When you buy tokens through an IDO, you can get them at the price you want. This is because IDOs provide immediate liquidity for project tokens, guaranteeing that you won’t experience slippage (i.e., the price changing while your transaction is being processed).
This is good for people who want to invest in new projects but also for the projects themselves because they have more ways to distribute their tokens.
Decentralized exchanges (DEXs) operate using self-executing smart contracts, which means there is no need for intermediaries or third parties.
This makes the cost of deploying a new smart contract that manages an asset’s liquidity pool and tokens very low because the only price is the “gas” fee charged by the Ethereum network.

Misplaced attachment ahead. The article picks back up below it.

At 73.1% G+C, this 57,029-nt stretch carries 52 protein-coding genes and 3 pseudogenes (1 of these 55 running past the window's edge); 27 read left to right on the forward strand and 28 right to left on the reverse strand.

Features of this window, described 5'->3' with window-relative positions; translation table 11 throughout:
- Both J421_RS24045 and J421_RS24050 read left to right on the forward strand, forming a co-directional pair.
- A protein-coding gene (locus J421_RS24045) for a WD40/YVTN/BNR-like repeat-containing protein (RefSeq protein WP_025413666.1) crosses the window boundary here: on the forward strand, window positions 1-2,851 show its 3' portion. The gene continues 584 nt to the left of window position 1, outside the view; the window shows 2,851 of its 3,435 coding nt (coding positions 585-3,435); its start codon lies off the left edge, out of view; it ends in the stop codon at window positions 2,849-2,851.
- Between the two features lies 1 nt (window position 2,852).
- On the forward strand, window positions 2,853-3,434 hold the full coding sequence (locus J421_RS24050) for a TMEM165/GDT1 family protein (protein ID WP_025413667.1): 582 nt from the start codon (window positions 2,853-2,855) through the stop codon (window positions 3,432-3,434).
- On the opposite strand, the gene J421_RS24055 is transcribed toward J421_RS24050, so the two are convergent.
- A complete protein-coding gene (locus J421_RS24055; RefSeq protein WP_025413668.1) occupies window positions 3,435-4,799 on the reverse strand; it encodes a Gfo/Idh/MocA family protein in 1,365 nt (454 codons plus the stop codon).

Many IDOs have measures to prevent investors from buying too many tokens. This ensures that the distribution of tokens is fair and that no one has too many tokens or too much control over the project.
Also read: What is blockchain?
One potential drawback of the IDO mechanism is that it can be vulnerable to price manipulation using a tactic called “pump and dump.”
This happens when traders use a trading bot to buy a lot of tokens at their base value, then sell them quickly when the exchange rate has increased enough.
Security is always a concern in the world of DeFi, especially since over $10 billion was stolen in DeFi theft just last year.
While the accessibility and lack of vetting in an IDO can be good, it also increases the likelihood that scam projects will be launched and flood the market.
This is similar to what happened with ICOs, which is something to remember.